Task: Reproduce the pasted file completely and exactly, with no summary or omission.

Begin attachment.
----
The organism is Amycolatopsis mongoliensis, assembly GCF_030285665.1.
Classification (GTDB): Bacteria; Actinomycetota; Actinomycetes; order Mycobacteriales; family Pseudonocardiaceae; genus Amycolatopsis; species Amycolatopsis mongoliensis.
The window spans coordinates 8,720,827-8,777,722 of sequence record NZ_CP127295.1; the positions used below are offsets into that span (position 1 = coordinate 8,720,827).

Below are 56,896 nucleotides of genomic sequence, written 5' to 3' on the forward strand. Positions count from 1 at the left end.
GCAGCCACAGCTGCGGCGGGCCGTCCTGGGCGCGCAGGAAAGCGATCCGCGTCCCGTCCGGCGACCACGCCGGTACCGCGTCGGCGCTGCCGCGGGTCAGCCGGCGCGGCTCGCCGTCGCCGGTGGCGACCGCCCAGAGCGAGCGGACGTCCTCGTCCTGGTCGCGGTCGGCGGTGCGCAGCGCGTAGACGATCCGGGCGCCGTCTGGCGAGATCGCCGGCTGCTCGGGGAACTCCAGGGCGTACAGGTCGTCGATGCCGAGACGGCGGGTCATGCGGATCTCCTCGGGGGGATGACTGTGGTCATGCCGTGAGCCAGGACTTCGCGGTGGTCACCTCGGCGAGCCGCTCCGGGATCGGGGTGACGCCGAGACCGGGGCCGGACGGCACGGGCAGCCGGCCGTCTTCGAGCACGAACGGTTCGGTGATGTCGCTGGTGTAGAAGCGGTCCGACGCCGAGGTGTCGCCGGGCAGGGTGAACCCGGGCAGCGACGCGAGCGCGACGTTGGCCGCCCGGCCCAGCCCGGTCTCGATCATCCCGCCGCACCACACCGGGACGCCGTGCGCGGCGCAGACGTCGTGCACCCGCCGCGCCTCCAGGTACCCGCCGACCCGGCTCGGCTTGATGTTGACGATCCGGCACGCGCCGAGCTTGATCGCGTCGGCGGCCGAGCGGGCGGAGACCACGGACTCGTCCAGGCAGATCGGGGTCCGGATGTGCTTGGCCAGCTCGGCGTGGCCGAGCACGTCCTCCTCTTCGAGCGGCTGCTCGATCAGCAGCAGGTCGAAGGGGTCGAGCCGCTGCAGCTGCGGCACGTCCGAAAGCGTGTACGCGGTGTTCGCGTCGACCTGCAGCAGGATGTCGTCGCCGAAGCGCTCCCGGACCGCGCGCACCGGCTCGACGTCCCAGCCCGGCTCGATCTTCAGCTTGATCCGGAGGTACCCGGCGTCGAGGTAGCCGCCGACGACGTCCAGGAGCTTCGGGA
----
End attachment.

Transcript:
The organism is Amycolatopsis mongoliensis, assembly GCF_030285665.1.
Classification (GTDB): Bacteria; Actinomycetota; Actinomycetes; order Mycobacteriales; family Pseudonocardiaceae; genus Amycolatopsis; species Amycolatopsis mongoliensis.
The window spans coordinates 8,720,827-8,777,722 of sequence record NZ_CP127295.1; the positions used below are offsets into that span (position 1 = coordinate 8,720,827).

Below are 56,896 nucleotides of genomic sequence, written 5' to 3' on the forward strand. Positions count from 1 at the left end.
GCAGCCACAGCTGCGGCGGGCCGTCCTGGGCGCGCAGGAAAGCGATCCGCGTCCCGTCCGGCGACCACGCCGGTACCGCGTCGGCGCTGCCGCGGGTCAGCCGGCGCGGCTCGCCGTCGCCGGTGGCGACCGCCCAGAGCGAGCGGACGTCCTCGTCCTGGTCGCGGTCGGCGGTGCGCAGCGCGTAGACGATCCGGGCGCCGTCTGGCGAGATCGCCGGCTGCTCGGGGAACTCCAGGGCGTACAGGTCGTCGATGCCGAGACGGCGGGTCATGCGGATCTCCTCGGGGGGATGACTGTGGTCATGCCGTGAGCCAGGACTTCGCGGTGGTCACCTCGGCGAGCCGCTCCGGGATCGGGGTGACGCCGAGACCGGGGCCGGACGGCACGGGCAGCCGGCCGTCTTCGAGCACGAACGGTTCGGTGATGTCGCTGGTGTAGAAGCGGTCCGACGCCGAGGTGTCGCCGGGCAGGGTGAACCCGGGCAGCGACGCGAGCGCGACGTTGGCCGCCCGGCCCAGCCCGGTCTCGATCATCCCGCCGCACCACACCGGGACGCCGTGCGCGGCGCAGACGTCGTGCACCCGCCGCGCCTCCAGGTACCCGCCGACCCGGCTCGGCTTGATGTTGACGATCCGGCACGCGCCGAGCTTGATCGCGTCGGCGGCCGAGCGGGCGGAGACCACGGACTCGTCCAGGCAGATCGGGGTCCGGATGTGCTTGGCCAGCTCGGCGTGGCCGAGCACGTCCTCCTCTTCGAGCGGCTGCTCGATCAGCAGCAGGTCGAAGGGGTCGAGCCGCTGCAGCTGCGGCACGTCCGAAAGCGTGTACGCGGTGTTCGCGTCGACCTGCAGCAGGATGTCGTCGCCGAAGCGCTCCCGGACCGCGCGCACCGGCTCGACGTCCCAGCCCGGCTCGATCTTCAGCTTGATCCGGAGGTACCCGGCGTCGAGGTAGCCGCCGACGACGTCCAGGAGCTTCGGGA